Molecular footprint of parasite co-introduction with Nile tilapia in the Congo Basin
|Year of publication
|Article in Periodical
|Magazine / Source
|Organisms Diversity & Evolution
|MU Faculty or unit
|Invasive species; Monogenea; Co-introduction; Oreochromis niloticus; Barcoding; Marker performance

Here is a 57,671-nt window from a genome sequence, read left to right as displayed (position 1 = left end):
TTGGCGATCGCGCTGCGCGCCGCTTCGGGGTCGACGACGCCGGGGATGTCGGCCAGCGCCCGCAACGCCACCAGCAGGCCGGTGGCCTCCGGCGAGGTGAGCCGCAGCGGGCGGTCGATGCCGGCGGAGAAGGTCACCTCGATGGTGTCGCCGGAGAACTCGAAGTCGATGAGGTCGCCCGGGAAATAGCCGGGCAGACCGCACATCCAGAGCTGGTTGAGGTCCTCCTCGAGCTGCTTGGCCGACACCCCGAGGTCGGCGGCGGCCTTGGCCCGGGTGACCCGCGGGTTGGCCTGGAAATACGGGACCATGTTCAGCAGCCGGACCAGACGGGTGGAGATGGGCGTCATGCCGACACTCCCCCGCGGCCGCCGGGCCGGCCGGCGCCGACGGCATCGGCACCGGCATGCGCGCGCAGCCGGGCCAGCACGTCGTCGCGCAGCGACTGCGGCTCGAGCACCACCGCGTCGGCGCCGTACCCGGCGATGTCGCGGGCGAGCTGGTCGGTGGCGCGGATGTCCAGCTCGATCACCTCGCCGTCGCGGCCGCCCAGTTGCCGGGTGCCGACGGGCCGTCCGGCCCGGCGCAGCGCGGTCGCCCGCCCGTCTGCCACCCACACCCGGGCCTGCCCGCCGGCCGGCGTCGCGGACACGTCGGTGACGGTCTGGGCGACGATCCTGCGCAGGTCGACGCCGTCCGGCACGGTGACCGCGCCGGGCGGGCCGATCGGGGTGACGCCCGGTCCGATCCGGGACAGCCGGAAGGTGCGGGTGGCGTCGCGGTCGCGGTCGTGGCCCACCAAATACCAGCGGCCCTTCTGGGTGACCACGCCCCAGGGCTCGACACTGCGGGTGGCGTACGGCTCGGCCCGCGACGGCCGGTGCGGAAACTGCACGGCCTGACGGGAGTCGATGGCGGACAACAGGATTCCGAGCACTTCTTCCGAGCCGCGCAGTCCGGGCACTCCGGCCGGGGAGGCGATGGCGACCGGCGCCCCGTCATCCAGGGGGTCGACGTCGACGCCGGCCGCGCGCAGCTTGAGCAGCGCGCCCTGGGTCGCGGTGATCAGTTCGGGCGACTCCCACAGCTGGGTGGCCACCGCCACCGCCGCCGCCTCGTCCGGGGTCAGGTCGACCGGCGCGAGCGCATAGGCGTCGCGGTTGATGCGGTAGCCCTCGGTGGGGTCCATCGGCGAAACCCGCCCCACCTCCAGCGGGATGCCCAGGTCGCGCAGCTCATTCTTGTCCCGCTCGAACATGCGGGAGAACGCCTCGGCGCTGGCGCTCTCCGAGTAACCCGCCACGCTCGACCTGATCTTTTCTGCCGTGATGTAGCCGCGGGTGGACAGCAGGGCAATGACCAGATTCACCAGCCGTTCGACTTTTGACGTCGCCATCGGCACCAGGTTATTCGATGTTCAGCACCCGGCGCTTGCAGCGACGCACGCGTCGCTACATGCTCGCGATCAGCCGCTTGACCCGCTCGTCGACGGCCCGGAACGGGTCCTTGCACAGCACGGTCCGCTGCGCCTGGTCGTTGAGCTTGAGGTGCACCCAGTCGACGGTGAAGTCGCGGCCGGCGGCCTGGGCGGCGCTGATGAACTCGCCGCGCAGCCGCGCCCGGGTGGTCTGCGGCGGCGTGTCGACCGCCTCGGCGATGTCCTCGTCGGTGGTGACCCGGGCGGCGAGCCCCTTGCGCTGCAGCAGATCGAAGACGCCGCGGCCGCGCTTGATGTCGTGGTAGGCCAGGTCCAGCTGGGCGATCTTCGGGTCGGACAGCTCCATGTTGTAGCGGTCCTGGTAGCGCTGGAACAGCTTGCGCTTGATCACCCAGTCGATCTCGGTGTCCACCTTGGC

|Nile tilapia, one of the most popular aquaculture species worldwide, has been introduced into the Congo Basin several times for aquaculture purposes. Previous studies based on morphological features showed that some of the monogenean gill parasites were co-introduced with Nile tilapia and some spilled over to native Congolese cichlids. In this study, we genetically investigated the co-introduced monogeneans of Nile tilapia from three major parts of the Congo Basin: Upper, Middle and Lower Congo. We sequenced 214 specimens belonging to 16 species of Monogenea, collected from native and introduced tilapia species from Congo, Madagascar and Burundi. We evaluate their position in a phylogeny including 38 monogenean species in total. Our results confirm the co-introductions in the Congo Basin and suggest one unreported parasite transmission from introduced Nile tilapia to native Mweru tilapia in Upper Congo, which was undetectable with a morphological study alone. Shared parasite COI haplotypes between Madagascar and the Congo Basin illustrate how anthropogenic introduction events homogenize parasite communities across large geographical distances and thereby disrupt isolation by distance patterns. Contrary to our expectation, the parasite populations co-introduced in the Congo Basin reveal a high COI diversity, probably resulting from multiple Nile tilapia introductions from different geographic origins. Additionally, we tested the barcoding gap and the performance of mitochondrial COI and nuclear ribosomal ITS-1, 28S and 18S markers. We found a significant barcoding gap of 15% for COI, but none for the other markers. Our molecular results reveal that Cichlidogyrus halli, C. papernastrema, C. tiberianus, C. cirratus and C. zambezensis are in need of taxonomic revision.